Analyzing Amazon's Disruption in the Aftermarket
June 19, 2018—As average vehicle age continues to increase, the automotive aftermarket continues to thrive, and has become one of the fastest-growing segments in online sales, forecasted to break $10 billion in 2018, according to a Hedges & Company forecast.
Amazon is well aware of this fact, and has been putting a lot of thought into vehicles these days, especially with its recent partnership with Sears. Recently, Sears added 71 auto centers to the list of stores that will offer installation and balancing for customers who purchase tires on Amazon.com.
Additionally, Amazon has signed partnerships with GM and Volvo to offer in-vehicle delivery of packages, and is developing Alexa-powered Echo speakers designed for cars. Over the past year, Amazon has expanded its same day delivery services, which allow both do-it-yourself customers and commercial customers to receive their parts immediately.
One Click Retail (OCR), a company focused on eCommerce data measurement, recently released a report taking a deep dive into Amazon’s disruption into the automotive market. According to your report, Amazon earned an estimated $1.8 billion in first party aftermarket, and is growing at a rate of 18 percent year-over-year.
Ratchet+Wrench spoke with Ojastro Todd, insights manager at OCR, to learn more about the study and how Amazon’s plans moving forward will affect shop owners.
Why is Amazon growing so quickly? What advantages do they have in the space over typical industry players?
In almost every industry, e-commerce is outgrowing brick-and-mortar. Amazon is outgrowing typical industry players because it is beating them at e-commerce. Typical industry players were all initially brick-and-mortar and as such have adapted slowly to the online economy.
While some of the competitors (like Walmart and Home Depot) have adapted quickly to e-commerce, the majority of these competitors fall into one of two categories: companies which underestimated e-commerce and were slow to invest online and are now playing a catch-up game (or possibly still haven’t started really investing online); and companies that tried to move into e-commerce without innovating and have fallen behind due to lack of adaptability (any company, retailer or manufacturer, that tries to run ecommerce the same way they run brick-and-mortar is doomed to fail).
In comparison, as one of the first online retailers, Amazon has been a leader in innovation from the start. This Sears partnership is just another example of how Amazon is constantly working on innovative approaches to retail.
Given the partnership with Sears, do you think it's possible for Amazon to partner with a major auto care chain?
Historically, Amazon has piloted new programs in smaller areas before expanding their services. For example, Prime Now and AmazonFresh were piloted under a limited scope before expanding across the country (and even now these services are only available in specific areas). Essentially, this Sears partnership is Amazon testing the waters for this service.
If things go well, we may see an expansion of similar services. This could potentially include partnership with a major auto care chain. However, if Amazon finds this partnership minimally profitable, it may allow this program to die out in favor of more profitable approaches.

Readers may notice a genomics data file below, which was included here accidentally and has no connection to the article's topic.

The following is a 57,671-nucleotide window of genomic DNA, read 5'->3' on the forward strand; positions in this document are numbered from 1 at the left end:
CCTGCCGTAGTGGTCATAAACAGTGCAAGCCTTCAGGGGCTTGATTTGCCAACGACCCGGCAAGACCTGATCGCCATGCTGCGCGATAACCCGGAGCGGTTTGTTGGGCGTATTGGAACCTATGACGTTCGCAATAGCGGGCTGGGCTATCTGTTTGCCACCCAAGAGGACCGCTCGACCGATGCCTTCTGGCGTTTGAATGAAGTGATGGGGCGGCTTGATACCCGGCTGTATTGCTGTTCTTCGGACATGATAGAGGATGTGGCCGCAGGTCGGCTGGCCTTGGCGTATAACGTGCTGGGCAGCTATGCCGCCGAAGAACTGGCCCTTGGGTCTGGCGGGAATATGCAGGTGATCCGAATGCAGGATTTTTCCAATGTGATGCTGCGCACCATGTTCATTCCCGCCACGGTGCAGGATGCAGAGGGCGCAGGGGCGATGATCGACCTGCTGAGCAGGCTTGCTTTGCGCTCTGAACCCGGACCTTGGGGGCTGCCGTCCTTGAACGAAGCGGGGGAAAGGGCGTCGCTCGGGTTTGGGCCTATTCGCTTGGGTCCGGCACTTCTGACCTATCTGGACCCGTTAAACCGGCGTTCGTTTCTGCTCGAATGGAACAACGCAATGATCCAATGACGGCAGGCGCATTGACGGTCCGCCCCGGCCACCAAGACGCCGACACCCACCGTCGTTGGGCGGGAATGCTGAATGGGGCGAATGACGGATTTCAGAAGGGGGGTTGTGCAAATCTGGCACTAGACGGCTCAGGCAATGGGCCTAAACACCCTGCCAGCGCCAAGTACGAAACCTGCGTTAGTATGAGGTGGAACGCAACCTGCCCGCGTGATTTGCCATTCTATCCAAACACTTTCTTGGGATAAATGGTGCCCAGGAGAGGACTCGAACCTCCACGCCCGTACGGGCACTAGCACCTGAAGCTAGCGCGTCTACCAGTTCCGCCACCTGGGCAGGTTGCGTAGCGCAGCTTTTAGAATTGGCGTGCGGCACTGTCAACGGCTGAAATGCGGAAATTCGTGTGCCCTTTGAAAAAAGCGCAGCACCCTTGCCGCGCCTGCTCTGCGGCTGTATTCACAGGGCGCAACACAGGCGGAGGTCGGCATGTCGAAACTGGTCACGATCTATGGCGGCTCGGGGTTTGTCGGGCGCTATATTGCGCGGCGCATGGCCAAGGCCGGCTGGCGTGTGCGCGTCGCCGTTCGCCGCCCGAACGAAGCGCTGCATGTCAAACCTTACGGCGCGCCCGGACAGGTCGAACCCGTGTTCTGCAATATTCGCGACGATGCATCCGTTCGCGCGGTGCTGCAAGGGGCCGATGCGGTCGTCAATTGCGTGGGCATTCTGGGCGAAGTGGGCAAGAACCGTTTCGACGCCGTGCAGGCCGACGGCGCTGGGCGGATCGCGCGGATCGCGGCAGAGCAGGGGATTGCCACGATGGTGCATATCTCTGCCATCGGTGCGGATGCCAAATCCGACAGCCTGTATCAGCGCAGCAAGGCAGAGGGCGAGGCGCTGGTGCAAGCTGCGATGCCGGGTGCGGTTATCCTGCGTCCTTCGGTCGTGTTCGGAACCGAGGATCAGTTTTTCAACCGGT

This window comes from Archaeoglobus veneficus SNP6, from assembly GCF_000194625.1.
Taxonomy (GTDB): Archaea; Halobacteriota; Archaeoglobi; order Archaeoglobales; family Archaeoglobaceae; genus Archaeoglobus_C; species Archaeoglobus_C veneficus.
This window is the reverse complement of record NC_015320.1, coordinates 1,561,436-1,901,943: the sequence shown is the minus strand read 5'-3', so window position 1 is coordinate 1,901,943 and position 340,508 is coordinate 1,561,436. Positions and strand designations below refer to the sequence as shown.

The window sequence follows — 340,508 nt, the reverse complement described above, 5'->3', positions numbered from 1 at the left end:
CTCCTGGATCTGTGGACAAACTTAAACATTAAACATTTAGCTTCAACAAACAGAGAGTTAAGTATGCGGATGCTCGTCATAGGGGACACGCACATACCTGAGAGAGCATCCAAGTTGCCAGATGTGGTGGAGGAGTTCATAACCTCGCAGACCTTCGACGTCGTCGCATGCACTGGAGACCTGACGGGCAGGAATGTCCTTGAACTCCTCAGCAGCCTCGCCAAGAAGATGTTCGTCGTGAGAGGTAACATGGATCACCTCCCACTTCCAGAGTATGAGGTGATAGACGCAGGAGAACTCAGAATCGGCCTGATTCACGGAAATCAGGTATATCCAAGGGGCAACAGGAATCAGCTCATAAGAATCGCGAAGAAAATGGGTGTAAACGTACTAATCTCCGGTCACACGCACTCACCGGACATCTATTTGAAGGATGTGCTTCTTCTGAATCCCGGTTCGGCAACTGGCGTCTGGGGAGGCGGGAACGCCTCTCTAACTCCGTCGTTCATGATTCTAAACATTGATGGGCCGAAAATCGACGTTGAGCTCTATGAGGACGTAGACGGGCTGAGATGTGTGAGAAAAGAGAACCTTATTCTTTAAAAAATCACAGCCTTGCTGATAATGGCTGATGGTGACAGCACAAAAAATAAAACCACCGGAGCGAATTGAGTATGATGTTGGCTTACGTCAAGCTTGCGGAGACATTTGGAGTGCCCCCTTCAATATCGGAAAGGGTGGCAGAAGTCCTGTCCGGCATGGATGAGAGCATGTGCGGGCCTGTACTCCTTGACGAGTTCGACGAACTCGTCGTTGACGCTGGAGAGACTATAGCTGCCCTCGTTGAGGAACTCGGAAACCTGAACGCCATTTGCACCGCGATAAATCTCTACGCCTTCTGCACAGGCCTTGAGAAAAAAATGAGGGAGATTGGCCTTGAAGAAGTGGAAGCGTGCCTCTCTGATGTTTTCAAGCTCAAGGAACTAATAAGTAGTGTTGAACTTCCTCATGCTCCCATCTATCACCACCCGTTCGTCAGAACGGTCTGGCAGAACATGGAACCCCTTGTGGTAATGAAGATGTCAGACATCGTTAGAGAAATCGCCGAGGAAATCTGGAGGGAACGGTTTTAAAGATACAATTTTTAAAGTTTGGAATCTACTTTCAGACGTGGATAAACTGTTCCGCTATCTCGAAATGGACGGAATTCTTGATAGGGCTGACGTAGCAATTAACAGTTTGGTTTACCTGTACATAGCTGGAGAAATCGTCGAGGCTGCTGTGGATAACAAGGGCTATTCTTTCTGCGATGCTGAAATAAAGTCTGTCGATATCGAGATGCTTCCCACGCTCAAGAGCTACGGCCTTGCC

Is Amazon trying to dominate the aftermarket from all facets?
In the long term, I would say it looks like Amazon wants to dominate every market everywhere. In more realistic terms, Amazon knows it can’t dominate everything all at once. Instead, Amazon is using testing and pilot programs to decide which section of the market is the best investment option. Once Amazon identifies where it will gain the most profit, it will double down on that area of the market. Once Amazon has dominated that section of the market it will move on to the next most profitable and so on.
It's early, but what kind of success has Amazon seen with these efforts?
Overall, tire sales on Amazon have not yet seen a significant impact from this deal. However, as you said, it’s still early.
I will say that OCR has limited visibility on this program. OCR estimates total product sales through Amazon.com, but does not have immediate visibility on geographical trends. It may be that tire sales have increased significantly in the geographies where this service is available, but that the increase in sales is not yet noticeable when viewing the data on a national scale. I’m sure that Amazon is looking at their own data in those specific geographies however, and those trends are what will determine Amazon’s next move.
Do independent shops need to be worried about Amazon's infiltration? Can they profit in any way from Amazon's increased presence?
Everyone should be worried about Amazon, or more generally everyone should be worried about e-commerce. Amazon’s success and continued efforts in the automotive aftermarket are a sign of the increased digitization of this market. Independent shops should be worried about how well they are adapting to digital trends, because if they don’t adapt, they will be left behind by those who do.
OCR’s main focus is on manufacturers, so I have very little experience in what approaches repair shops could use. I would suspect that Amazon’s increased presence in the automotive parts industry may be beneficial for repair shops that need to order very specific parts, as Amazon tends to make online shopping much easier, but I can’t say for certain.